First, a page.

Monday, January 15, 2007

Don't you deserve a diamond? (A Rant)

Sometimes I think I take things too seriously.

About an hour ago I was cleaning the kitchen while my roommate, Megan, and her boyfriend were watching TV in the living room. A McDonald’s commercial came on TV, and it rubbed me the wrong way: A mother and her five-ish-year-old son are running errands, and the mother keeps answering her cell phone. The duo stop into a McDonald’s and the phone rings yet again. As the mother reaches to answer it, the boy takes the phone away and says, “Soon you won’t even miss it,” or something like that. The mother smiles, the boy is cute, everyone’s happy. I’m lovin’ it.

Or not so much. I said out loud, “That’s bull crap. Tell that kid to give you back your phone.” Not that I oppose quality mother-child time, but when did it become okay for kids to dictate their parents’ behavior? And how does that advertise the food? That’s not really even branding, or if it is, it’s poor branding. Humanism, that’s what it is.

All these thoughts are running through my head, and then it dons on me: That was just a commercial. A commercial for fast food. Chill out.

I had a similar experience while taking a cruise with about a dozen friends last week. My kindred spirit Stephanie and I were walking through the ship, and as we passed by the main auditorium, one of the assistant cruise directors– a plump woman with a Southern accent– was standing at a mic trying to coax anyone who would listen into visiting the ship’s jewelry boutique.

“I’d like you to know, ladies and gentlemen, that we have a great selection of some of the highest quality of diamonds,” she crooned. “Now ask yourselves, ladies: Don’t you deserve a diamond? Yeah! Yeah, you do, that’s right!” The auditorium erupted into applause and several women cheered and elbowed their husbands in agreement.

I was appalled. Do I deserve a diamond? “No,” I said out loud. “I don’t deserve anything but death. That’s ridiculous.”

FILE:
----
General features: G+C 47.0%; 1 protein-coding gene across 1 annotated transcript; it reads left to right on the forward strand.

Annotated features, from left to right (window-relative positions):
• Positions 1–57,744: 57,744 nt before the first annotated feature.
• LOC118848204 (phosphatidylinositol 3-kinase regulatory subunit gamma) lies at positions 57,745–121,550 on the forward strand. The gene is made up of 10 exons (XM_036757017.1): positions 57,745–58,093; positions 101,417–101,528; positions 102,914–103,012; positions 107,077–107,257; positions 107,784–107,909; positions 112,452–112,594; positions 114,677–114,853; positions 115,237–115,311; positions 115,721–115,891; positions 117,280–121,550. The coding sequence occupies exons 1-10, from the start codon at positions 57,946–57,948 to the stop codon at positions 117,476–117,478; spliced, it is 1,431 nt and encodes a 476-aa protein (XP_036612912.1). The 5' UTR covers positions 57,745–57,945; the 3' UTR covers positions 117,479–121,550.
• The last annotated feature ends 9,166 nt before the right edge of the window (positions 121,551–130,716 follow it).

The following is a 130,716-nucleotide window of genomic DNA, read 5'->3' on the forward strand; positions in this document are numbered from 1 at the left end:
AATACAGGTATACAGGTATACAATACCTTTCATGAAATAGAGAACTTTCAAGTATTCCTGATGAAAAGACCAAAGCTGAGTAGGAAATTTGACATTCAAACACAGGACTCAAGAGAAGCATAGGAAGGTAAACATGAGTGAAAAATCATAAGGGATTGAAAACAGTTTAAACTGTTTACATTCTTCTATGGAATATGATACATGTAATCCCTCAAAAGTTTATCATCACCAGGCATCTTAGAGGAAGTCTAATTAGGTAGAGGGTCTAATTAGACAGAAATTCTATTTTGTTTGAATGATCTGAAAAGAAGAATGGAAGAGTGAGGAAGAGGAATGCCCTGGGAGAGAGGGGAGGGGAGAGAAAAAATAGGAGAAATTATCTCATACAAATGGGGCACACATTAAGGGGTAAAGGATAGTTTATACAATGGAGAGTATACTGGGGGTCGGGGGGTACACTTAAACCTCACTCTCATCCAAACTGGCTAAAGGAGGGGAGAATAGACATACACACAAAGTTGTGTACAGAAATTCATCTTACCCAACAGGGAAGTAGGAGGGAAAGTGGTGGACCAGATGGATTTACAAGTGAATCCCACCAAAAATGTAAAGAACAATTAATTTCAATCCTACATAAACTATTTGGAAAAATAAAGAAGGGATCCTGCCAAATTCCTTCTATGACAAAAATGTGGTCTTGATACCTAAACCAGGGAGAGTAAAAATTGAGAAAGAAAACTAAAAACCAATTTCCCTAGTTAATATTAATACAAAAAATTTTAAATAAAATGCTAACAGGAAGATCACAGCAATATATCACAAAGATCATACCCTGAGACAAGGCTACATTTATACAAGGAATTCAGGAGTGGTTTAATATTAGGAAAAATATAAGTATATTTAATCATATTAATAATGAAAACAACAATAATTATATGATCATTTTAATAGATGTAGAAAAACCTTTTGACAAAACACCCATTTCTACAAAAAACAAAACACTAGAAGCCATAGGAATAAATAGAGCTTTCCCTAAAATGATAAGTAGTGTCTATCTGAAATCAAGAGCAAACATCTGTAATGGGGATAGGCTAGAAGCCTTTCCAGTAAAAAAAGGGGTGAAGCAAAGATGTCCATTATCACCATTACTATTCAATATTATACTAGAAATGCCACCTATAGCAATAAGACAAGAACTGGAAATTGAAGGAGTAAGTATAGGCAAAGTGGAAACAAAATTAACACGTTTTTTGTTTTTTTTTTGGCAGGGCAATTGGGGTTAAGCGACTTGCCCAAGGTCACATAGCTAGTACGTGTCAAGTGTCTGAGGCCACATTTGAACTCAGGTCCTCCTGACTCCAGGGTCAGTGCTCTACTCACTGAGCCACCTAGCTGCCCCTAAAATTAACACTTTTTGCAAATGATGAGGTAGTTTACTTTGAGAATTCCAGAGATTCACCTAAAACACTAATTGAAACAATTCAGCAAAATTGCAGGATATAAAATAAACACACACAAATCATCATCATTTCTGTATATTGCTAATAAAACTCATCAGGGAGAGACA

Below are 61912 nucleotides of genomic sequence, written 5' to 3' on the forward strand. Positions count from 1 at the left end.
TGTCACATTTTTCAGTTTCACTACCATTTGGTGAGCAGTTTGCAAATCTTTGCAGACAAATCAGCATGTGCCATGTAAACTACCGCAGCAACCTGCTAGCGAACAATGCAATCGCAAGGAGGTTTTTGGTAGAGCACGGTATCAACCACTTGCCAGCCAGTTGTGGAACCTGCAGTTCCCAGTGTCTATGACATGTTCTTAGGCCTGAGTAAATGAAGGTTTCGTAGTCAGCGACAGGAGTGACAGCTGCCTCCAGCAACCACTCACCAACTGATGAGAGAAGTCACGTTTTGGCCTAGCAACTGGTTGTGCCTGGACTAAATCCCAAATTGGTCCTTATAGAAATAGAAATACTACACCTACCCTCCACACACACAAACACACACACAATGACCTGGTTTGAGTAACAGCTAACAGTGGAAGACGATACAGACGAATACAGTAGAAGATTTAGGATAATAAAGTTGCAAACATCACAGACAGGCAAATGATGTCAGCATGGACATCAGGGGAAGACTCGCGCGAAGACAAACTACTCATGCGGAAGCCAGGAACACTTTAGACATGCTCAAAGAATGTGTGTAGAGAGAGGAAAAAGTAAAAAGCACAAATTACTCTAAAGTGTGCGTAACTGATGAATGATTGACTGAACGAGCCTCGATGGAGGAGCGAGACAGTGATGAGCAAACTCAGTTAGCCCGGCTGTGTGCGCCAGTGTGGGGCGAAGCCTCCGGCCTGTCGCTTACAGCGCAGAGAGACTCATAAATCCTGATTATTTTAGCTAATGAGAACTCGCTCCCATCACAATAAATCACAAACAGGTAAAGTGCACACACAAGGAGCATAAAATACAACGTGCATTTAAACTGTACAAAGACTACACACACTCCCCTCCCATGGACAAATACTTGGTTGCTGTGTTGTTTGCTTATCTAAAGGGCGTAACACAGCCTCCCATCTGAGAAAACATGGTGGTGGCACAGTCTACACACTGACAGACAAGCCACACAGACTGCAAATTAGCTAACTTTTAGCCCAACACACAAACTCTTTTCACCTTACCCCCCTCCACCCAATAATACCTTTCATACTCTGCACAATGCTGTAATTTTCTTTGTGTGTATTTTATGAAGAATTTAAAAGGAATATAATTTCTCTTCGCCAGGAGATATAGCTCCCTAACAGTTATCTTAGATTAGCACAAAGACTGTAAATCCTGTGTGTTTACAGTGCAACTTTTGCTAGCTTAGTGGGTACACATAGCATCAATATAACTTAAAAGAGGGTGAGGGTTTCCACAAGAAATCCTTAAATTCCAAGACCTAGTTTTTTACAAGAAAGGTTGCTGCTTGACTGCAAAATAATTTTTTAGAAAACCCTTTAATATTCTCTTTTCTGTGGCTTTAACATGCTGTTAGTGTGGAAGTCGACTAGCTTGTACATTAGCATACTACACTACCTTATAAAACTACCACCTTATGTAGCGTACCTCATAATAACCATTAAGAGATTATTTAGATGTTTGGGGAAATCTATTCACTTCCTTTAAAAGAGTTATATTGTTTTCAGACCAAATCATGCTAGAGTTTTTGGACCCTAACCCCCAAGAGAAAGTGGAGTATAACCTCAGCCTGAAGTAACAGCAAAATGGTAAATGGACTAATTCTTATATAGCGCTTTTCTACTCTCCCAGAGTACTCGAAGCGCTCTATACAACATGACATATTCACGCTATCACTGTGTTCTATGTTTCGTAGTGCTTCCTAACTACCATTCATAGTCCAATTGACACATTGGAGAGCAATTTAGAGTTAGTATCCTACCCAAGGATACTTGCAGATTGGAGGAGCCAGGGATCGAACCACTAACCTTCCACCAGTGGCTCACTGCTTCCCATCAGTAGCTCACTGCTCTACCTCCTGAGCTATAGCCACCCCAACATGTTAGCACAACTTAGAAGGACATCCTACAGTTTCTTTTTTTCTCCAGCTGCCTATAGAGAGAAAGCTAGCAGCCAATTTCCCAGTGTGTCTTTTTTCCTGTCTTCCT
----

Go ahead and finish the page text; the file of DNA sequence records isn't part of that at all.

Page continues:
So okay, I may take things a little too seriously at times. But I say all of this because it speaks to a larger problem that is so rampant today: the feeling of entitlement. I recently attended a debutante ball because a little girl I babysit and love was going to be a trainbearer. The event itself was a lot of fun; music, dancing, delicious food, gorgeous gowns– but as the evening wore on, I became so jaded by all of the children and young adults who were being revered and exalted simply for having been born into privilege. I began to think of who these people will one day become: Homecoming Queens, Ivy Leaguers, Senior Vice Presidents... and some of them will have truly earned it. But others of them won’t, and they’ll think they have.

My point is, we don’t deserve anything. I know I’m being preachy right now, but I am sick to death of the symptoms of entitlement that I see everywhere in our culture. I am saved by grace and grace alone, and I have done NOTHING to earn it. My Savior is just that generous and good.

I just read a Psalm in which the psalmist decries those who amass riches, fame and status here on earth. Referencing the rampant slave trade of the time, he says that no man can buy a life or redeem it (Psalm 49:5-9). Doesn’t matter whose hands we shake, our only worth comes from the Lord and what we can contribute to His kingdom.

May I never boast except in the cross of our Lord Jesus Christ, through which the world has been crucified to me, and I to the world. Galatians 16:14

1 comment:

Holly Rowe said...

Katie...this is a delightful blog site that you have here. I totally agree with the McDonalds deal, the diamond deal, the debutante deal...Hmmm...I think a good, ol' chat IS, indeed, in store for us. Not that it wasn't before I read your blog...hahaha! is enjoyable to talk to someone gets rubbed the wrong way by tv commercials. Anyways...not sure when i'll be coming up to dallas next...but hopefully soon. I'll let you know! Oh, and the job is going well! thanks for asking!